Your ticket to success? Building motivation through reward-based revision

03 Dec 2020
By Hazel M., Freelance writer, journalist and total bookworm at Unite Students

It’s no secret that it can be hard to motivate yourself to study, especially when there are so many more enjoyable things to be doing. So, how can you stop being distracted and start actually getting work done?

The key thing here is distraction. Even now, every time I think about doing something that I know will be a little bit hard, my mind wanders onto things that don’t provoke a ‘panic now’ response. And with watching Netflix, scrolling through Instagram or taking a nap usually pretty close to the top of my list, that difficult task is nearly always at the bottom.

And with watching Netflix, scrolling through Instagram or taking a nap usually pretty close to the top of my list, that difficult task is nearly always at the bottom.

Over the years, one of the ways I’ve learnt to tackle this problem is by rewarding myself with something I like when I’ve completed that not-so-appealing job.

It could be allowing myself an hour to catch an episode of my favourite show or indulging in some expensive chocolate – the reward has to be worth it and it’s worked for me on more than one occasion.

Have a think about the things you’d be willing to work hard for, but remember that you’ll need to stick to your revision schedule in order to get them. Rewards could include:

  • Watching a movie
  • Catching up with friends/li>
  • Getting the t-shirt you’ve been dying to buy since last month/li>
  • Scheduling in a whole night off to relax/li>
  • Eating a chocolate every time you finish 200 words of your essay/li>
  • A two-minute phone break after each chapter of your textbook/li>

There are some pros and cons to this method, though, so the key is in making sure this technique actually works for you and you’re not just reaping the rewards without the hard work.

The pros

Rooted in reinforcement theory, rewards-based learning is a great way to control and build on your behaviour. The more you reward yourself for hard work, the more you are subconsciously motivated to do the work in the first place.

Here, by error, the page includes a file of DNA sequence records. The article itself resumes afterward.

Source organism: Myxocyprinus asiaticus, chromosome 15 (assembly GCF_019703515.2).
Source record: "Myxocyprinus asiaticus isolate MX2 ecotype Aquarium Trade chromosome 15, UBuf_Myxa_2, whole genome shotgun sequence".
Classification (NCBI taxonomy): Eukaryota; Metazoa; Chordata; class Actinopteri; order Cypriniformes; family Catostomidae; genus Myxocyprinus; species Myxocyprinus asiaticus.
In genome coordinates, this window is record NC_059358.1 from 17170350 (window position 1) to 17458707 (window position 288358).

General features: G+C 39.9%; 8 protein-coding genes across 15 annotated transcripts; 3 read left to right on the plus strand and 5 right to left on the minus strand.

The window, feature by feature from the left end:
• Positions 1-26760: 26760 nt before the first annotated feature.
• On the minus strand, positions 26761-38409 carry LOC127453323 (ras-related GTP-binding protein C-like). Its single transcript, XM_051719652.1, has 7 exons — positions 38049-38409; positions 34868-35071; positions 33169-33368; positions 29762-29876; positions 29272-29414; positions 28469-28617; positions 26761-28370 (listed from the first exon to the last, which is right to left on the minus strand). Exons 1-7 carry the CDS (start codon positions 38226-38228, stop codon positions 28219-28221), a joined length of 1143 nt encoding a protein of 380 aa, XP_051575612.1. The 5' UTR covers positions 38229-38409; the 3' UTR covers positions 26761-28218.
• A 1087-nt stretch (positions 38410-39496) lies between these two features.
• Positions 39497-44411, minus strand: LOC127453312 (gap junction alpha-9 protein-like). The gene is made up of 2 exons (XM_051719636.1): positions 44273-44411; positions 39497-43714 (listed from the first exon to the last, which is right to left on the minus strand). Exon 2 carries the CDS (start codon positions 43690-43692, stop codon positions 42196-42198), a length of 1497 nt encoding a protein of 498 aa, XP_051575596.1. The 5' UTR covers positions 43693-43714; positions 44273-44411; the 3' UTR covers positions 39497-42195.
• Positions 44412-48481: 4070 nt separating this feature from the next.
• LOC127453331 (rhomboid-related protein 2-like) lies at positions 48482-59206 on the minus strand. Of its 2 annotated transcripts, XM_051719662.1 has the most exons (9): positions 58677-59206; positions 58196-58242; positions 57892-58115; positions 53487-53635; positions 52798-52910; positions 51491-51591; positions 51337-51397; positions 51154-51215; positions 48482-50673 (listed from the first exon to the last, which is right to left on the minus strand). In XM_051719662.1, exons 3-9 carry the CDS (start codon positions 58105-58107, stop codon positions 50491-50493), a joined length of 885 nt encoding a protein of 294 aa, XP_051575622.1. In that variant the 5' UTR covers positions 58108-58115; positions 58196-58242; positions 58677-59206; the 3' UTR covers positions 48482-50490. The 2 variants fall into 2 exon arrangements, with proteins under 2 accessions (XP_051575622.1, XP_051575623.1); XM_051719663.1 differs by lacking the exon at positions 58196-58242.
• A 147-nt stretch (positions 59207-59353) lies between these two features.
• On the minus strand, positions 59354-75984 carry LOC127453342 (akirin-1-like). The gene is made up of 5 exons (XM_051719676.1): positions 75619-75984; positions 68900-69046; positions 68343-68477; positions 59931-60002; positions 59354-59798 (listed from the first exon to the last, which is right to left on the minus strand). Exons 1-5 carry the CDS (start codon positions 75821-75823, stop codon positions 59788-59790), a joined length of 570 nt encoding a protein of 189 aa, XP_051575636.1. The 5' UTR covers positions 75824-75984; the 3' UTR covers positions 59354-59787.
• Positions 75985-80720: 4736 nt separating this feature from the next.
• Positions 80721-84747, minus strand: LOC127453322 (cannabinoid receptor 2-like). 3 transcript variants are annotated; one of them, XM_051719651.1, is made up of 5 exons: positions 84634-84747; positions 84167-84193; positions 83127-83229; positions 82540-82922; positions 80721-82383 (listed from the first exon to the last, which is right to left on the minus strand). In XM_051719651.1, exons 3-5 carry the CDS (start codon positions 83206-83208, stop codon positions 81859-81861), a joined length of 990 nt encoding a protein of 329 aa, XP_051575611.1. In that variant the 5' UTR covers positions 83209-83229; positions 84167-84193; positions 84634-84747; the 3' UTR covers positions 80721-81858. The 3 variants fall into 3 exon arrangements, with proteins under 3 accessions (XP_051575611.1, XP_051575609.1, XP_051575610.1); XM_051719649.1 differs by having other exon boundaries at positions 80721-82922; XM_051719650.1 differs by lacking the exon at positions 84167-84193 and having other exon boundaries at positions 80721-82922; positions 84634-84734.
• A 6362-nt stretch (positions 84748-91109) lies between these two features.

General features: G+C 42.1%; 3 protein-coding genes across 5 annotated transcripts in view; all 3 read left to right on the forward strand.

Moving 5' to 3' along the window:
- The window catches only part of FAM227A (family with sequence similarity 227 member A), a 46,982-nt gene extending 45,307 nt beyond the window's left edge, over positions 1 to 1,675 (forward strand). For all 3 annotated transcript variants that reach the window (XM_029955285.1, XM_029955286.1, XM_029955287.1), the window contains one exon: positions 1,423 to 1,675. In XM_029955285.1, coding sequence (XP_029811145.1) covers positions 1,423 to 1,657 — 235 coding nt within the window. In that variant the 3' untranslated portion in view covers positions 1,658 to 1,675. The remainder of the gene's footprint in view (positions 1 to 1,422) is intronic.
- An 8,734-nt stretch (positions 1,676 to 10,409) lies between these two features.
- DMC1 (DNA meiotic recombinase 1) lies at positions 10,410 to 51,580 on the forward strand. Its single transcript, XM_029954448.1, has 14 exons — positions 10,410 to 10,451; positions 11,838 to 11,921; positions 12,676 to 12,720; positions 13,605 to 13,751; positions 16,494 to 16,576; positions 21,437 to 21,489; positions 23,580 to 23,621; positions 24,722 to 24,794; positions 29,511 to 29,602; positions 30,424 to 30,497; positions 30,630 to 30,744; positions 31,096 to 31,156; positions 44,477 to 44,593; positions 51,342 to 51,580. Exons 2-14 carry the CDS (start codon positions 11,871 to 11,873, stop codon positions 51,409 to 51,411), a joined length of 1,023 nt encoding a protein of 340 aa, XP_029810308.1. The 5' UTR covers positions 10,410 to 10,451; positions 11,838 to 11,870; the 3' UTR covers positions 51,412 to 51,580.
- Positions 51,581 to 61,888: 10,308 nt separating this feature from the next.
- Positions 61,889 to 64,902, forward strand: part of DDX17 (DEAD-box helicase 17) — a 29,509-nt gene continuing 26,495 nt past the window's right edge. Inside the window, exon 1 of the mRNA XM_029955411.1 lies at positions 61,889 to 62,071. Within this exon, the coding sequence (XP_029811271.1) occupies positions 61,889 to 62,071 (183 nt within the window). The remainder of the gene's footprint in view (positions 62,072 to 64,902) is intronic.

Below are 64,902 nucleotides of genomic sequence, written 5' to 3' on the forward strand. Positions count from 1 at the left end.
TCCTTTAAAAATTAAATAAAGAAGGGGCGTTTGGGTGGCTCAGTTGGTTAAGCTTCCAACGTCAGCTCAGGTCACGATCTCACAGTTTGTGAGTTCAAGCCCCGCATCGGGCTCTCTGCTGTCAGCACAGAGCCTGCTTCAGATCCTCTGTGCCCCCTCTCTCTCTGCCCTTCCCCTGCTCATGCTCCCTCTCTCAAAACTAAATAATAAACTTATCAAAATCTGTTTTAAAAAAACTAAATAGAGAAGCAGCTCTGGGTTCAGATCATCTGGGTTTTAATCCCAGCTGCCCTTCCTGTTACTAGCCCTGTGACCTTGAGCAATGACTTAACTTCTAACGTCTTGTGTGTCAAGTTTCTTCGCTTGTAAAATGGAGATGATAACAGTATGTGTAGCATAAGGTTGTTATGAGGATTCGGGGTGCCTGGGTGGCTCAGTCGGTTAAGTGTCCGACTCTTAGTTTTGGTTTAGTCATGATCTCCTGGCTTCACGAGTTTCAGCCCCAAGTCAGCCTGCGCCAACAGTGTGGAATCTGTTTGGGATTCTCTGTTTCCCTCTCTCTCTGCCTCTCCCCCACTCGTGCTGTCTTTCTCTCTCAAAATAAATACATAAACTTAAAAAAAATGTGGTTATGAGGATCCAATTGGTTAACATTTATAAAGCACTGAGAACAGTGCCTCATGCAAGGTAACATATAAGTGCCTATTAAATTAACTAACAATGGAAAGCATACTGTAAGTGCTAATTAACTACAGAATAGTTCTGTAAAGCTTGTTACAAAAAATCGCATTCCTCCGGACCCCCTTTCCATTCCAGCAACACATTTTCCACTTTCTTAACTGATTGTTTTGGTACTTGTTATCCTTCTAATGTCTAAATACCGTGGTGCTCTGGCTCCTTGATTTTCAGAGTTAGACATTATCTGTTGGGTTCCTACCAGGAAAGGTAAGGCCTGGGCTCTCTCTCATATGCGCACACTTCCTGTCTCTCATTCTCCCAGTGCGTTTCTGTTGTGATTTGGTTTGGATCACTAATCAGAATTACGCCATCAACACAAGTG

Think of it this way. When you work hard at a job for longer, you get more money. It’s the same for revision in the sense that the harder you work, the more chocolate you get (you might not be a chocolate fan, but it’s my absolute vice, so you’ll forgive me for the regular references).

It’s not a new way of working, either. Remember your teacher giving out stickers when someone did something good in school? It works the same way but, this time, the reward is more exciting.

The main benefit here, though, is that you still get to do what you enjoy. Rather than sacrificing all of your time to revise (or trying to revise, but failing because you’d rather do something else), you’re specifically making time to do the things that keep you happy. No matter how hard the work is, there’s always a light at the end of the tunnel.

The cons

There are a few issues with reward-based learning, though, and the biggest fear is that it can encourage a bad work ethic.

Say, for example, you’re giving yourself a chance to watch some TV after two hours of revision. The problem could be that you’re not really concentrating during those two hours, but simply thinking about the time before you can have some freedom.

Essentially, you’re not working to the best of your ability. This is referred to as ‘finishing’, which essentially means you’re doing the work, but not actually learning from it.

The other key thing to note here is that it can then be even harder to motivate yourself when those rewards aren’t available (such as running out of that post-revision beer or chocolate stash). If you think this is something you could be prone to, follow this revision guide from Matt instead.

The final word

Everyone studies in different ways and what works for you might not work for someone else. Over the years, I’ve found that testing lots of different methods has led to finding the things (ahem, chocolate) that specifically work for me.

If you need some inspiration, check out more nifty tips from the Unite Students team to help you on the way to revision success right here.

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When not stringing words together, can usually be found on the local beach with her cocker spaniel pup, Huey.